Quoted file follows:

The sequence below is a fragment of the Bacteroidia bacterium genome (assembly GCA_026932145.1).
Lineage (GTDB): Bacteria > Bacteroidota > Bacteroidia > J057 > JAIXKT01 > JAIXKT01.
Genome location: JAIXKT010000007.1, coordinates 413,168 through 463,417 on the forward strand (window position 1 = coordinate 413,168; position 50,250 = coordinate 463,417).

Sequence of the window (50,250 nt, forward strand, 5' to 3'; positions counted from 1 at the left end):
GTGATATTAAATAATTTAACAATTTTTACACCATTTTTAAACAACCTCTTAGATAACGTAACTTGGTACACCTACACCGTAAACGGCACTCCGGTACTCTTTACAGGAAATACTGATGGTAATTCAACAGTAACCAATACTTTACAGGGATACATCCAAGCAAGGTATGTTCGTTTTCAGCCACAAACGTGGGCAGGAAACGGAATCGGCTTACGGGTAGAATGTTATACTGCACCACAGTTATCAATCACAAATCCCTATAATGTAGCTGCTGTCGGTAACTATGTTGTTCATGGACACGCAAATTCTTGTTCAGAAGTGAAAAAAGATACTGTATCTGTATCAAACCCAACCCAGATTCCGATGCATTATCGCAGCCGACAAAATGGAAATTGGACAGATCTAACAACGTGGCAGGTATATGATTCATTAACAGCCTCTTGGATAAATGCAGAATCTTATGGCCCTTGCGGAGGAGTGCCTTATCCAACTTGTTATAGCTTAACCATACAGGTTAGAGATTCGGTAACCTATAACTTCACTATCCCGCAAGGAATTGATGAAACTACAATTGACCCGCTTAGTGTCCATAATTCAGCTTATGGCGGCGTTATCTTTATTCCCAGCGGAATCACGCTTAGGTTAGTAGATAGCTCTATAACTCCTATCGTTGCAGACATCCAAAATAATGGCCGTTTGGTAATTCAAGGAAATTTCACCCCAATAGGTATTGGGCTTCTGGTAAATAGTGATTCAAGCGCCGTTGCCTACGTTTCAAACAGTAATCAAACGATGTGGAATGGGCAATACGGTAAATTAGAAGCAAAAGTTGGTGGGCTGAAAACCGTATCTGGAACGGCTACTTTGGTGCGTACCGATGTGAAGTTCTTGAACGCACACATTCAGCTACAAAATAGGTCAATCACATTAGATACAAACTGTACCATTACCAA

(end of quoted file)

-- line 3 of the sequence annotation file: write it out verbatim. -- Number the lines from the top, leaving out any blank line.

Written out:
Genome location: JAIXKT010000007.1, coordinates 413,168 through 463,417 on the forward strand (window position 1 = coordinate 413,168; position 50,250 = coordinate 463,417).